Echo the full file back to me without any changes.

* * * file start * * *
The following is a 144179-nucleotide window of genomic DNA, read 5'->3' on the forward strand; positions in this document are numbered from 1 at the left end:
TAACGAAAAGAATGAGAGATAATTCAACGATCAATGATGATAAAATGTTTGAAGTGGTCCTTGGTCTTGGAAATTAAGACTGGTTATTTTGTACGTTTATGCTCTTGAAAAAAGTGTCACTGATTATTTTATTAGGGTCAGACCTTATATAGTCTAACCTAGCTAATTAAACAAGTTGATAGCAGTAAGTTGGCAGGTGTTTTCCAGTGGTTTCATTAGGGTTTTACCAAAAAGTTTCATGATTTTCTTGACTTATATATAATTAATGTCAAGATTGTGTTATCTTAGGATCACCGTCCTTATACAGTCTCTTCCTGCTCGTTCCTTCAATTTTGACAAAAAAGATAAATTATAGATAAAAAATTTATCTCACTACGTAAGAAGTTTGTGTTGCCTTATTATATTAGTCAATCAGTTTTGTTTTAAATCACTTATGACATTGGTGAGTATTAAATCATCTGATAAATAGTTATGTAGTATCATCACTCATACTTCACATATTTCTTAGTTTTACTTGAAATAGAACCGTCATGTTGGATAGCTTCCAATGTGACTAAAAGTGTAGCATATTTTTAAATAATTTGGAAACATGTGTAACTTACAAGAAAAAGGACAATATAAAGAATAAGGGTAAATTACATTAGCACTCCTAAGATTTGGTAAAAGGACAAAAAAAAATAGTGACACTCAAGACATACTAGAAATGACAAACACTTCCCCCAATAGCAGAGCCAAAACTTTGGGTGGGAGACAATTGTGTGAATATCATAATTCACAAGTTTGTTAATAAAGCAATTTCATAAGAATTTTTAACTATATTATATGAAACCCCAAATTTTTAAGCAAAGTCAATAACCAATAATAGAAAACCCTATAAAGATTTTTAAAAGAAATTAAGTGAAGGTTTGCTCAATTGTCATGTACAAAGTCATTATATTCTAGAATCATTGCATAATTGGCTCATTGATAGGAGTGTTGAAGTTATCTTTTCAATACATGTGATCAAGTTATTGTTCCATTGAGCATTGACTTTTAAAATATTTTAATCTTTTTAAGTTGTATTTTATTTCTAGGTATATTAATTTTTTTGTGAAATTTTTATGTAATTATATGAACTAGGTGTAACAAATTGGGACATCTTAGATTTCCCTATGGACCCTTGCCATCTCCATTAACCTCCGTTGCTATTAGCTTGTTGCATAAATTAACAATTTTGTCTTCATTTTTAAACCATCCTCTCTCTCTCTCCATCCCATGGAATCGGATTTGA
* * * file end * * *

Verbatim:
The following is a 144179-nucleotide window of genomic DNA, read 5'->3' on the forward strand; positions in this document are numbered from 1 at the left end:
TAACGAAAAGAATGAGAGATAATTCAACGATCAATGATGATAAAATGTTTGAAGTGGTCCTTGGTCTTGGAAATTAAGACTGGTTATTTTGTACGTTTATGCTCTTGAAAAAAGTGTCACTGATTATTTTATTAGGGTCAGACCTTATATAGTCTAACCTAGCTAATTAAACAAGTTGATAGCAGTAAGTTGGCAGGTGTTTTCCAGTGGTTTCATTAGGGTTTTACCAAAAAGTTTCATGATTTTCTTGACTTATATATAATTAATGTCAAGATTGTGTTATCTTAGGATCACCGTCCTTATACAGTCTCTTCCTGCTCGTTCCTTCAATTTTGACAAAAAAGATAAATTATAGATAAAAAATTTATCTCACTACGTAAGAAGTTTGTGTTGCCTTATTATATTAGTCAATCAGTTTTGTTTTAAATCACTTATGACATTGGTGAGTATTAAATCATCTGATAAATAGTTATGTAGTATCATCACTCATACTTCACATATTTCTTAGTTTTACTTGAAATAGAACCGTCATGTTGGATAGCTTCCAATGTGACTAAAAGTGTAGCATATTTTTAAATAATTTGGAAACATGTGTAACTTACAAGAAAAAGGACAATATAAAGAATAAGGGTAAATTACATTAGCACTCCTAAGATTTGGTAAAAGGACAAAAAAAAATAGTGACACTCAAGACATACTAGAAATGACAAACACTTCCCCCAATAGCAGAGCCAAAACTTTGGGTGGGAGACAATTGTGTGAATATCATAATTCACAAGTTTGTTAATAAAGCAATTTCATAAGAATTTTTAACTATATTATATGAAACCCCAAATTTTTAAGCAAAGTCAATAACCAATAATAGAAAACCCTATAAAGATTTTTAAAAGAAATTAAGTGAAGGTTTGCTCAATTGTCATGTACAAAGTCATTATATTCTAGAATCATTGCATAATTGGCTCATTGATAGGAGTGTTGAAGTTATCTTTTCAATACATGTGATCAAGTTATTGTTCCATTGAGCATTGACTTTTAAAATATTTTAATCTTTTTAAGTTGTATTTTATTTCTAGGTATATTAATTTTTTTGTGAAATTTTTATGTAATTATATGAACTAGGTGTAACAAATTGGGACATCTTAGATTTCCCTATGGACCCTTGCCATCTCCATTAACCTCCGTTGCTATTAGCTTGTTGCATAAATTAACAATTTTGTCTTCATTTTTAAACCATCCTCTCTCTCTCTCCATCCCATGGAATCGGATTTGA